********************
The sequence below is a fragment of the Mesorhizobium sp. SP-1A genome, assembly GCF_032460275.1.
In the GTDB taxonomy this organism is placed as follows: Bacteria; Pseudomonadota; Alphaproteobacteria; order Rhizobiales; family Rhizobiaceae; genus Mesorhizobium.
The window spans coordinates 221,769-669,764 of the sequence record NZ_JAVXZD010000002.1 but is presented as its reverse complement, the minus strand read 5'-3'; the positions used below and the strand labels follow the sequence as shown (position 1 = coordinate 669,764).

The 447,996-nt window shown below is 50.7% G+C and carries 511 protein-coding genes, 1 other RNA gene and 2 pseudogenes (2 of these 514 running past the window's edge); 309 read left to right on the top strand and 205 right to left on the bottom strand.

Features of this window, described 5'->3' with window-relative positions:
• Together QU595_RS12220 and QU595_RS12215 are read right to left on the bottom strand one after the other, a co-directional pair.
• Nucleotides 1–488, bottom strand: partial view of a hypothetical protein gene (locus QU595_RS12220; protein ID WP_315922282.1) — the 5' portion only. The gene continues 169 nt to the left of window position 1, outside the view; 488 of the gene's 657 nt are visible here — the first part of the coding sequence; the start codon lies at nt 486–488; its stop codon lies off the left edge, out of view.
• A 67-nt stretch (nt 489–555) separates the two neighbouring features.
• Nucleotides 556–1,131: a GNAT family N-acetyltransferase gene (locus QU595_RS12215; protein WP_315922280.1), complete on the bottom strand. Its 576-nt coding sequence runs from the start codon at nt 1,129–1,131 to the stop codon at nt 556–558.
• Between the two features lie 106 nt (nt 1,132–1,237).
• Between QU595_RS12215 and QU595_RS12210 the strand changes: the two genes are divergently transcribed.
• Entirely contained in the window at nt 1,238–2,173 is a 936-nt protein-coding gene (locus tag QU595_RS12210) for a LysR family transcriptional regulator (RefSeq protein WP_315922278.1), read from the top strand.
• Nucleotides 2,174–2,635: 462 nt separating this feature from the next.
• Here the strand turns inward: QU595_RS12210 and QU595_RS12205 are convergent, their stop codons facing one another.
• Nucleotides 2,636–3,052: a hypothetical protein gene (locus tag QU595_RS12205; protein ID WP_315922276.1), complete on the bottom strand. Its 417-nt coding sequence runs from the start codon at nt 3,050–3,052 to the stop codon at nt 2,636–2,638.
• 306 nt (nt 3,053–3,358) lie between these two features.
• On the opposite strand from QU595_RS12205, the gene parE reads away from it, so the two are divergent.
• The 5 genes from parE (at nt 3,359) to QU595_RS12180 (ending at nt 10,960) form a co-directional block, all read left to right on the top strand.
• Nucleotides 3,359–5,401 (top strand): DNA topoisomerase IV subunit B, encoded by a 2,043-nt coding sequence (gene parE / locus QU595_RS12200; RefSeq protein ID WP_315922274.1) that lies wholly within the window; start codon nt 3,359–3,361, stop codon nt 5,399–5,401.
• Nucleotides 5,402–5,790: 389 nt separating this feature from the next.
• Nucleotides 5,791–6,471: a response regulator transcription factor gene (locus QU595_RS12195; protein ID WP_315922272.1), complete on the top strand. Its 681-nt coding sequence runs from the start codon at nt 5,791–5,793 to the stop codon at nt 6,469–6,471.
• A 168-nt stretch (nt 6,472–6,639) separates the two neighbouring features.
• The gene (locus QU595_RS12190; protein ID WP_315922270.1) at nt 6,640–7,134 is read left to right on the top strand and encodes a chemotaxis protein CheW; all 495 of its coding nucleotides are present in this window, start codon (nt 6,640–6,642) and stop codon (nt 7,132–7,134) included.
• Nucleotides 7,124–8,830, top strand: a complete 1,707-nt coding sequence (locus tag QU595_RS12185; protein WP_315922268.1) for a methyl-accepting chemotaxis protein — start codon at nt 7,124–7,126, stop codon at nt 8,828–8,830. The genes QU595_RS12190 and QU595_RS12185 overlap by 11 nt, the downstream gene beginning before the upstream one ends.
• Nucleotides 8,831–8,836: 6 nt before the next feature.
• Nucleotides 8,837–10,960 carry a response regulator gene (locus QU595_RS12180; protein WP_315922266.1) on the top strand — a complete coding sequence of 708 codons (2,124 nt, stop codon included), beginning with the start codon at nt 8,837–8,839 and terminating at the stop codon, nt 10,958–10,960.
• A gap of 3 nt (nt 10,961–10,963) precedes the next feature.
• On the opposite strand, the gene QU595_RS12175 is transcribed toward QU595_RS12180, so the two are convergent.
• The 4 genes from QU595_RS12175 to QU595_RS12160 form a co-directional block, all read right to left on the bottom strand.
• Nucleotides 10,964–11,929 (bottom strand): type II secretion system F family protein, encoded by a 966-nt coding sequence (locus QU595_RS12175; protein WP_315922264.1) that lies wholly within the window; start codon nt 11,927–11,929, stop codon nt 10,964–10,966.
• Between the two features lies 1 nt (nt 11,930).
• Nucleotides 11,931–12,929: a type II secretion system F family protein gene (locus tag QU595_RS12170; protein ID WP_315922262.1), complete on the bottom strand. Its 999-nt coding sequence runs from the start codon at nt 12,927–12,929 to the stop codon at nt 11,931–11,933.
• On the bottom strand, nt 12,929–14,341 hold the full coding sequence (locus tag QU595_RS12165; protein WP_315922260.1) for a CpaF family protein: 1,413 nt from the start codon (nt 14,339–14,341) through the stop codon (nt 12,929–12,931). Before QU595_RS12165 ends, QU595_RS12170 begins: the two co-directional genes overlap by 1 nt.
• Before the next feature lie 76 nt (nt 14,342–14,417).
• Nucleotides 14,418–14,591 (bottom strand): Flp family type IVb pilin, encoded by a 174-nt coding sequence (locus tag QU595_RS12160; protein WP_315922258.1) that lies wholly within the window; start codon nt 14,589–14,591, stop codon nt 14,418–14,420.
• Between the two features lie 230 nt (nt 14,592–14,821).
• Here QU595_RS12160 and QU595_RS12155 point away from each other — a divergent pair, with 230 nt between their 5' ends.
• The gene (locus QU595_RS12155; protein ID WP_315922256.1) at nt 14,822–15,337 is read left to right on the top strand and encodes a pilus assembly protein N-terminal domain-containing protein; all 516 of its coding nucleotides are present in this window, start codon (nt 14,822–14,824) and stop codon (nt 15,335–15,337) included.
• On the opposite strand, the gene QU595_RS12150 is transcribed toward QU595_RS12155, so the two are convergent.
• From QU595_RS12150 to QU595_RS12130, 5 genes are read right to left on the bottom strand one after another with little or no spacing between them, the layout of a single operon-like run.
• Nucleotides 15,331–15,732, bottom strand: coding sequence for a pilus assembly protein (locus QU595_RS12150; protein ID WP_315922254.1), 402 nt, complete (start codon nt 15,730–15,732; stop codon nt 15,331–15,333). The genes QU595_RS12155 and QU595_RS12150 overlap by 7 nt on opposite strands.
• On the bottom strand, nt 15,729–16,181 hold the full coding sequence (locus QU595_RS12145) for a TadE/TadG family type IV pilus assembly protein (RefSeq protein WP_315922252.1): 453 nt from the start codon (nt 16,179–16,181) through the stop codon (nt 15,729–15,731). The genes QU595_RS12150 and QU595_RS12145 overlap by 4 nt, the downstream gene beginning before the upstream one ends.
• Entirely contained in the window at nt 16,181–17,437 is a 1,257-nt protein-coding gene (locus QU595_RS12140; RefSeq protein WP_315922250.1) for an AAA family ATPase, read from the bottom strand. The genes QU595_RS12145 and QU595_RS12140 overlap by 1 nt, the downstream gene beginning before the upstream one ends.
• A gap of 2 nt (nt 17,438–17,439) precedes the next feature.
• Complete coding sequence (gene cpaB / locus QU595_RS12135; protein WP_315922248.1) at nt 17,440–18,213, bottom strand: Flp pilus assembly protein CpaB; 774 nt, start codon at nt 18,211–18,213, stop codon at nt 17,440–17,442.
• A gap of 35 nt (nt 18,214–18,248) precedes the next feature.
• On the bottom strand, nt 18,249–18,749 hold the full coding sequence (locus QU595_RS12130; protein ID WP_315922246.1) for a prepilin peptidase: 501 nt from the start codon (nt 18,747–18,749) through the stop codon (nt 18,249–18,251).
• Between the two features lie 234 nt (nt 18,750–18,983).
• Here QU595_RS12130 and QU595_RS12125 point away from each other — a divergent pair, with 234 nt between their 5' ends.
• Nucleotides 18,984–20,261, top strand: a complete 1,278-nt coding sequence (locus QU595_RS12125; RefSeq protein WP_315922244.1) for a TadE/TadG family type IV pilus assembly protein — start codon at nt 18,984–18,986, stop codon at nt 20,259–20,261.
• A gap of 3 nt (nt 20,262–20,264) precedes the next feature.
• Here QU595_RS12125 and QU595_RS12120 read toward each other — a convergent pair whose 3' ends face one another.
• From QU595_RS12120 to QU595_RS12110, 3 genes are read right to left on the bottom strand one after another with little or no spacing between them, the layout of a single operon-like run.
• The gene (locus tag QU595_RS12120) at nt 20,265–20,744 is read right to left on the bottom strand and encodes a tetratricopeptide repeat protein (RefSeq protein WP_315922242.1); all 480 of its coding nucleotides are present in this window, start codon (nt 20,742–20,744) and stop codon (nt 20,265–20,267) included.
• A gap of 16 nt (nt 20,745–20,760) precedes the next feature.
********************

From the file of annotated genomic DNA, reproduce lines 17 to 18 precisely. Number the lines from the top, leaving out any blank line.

• On the opposite strand from QU595_RS12205, the gene parE reads away from it, so the two are divergent.
• The 5 genes from parE (at nt 3,359) to QU595_RS12180 (ending at nt 10,960) form a co-directional block, all read left to right on the top strand.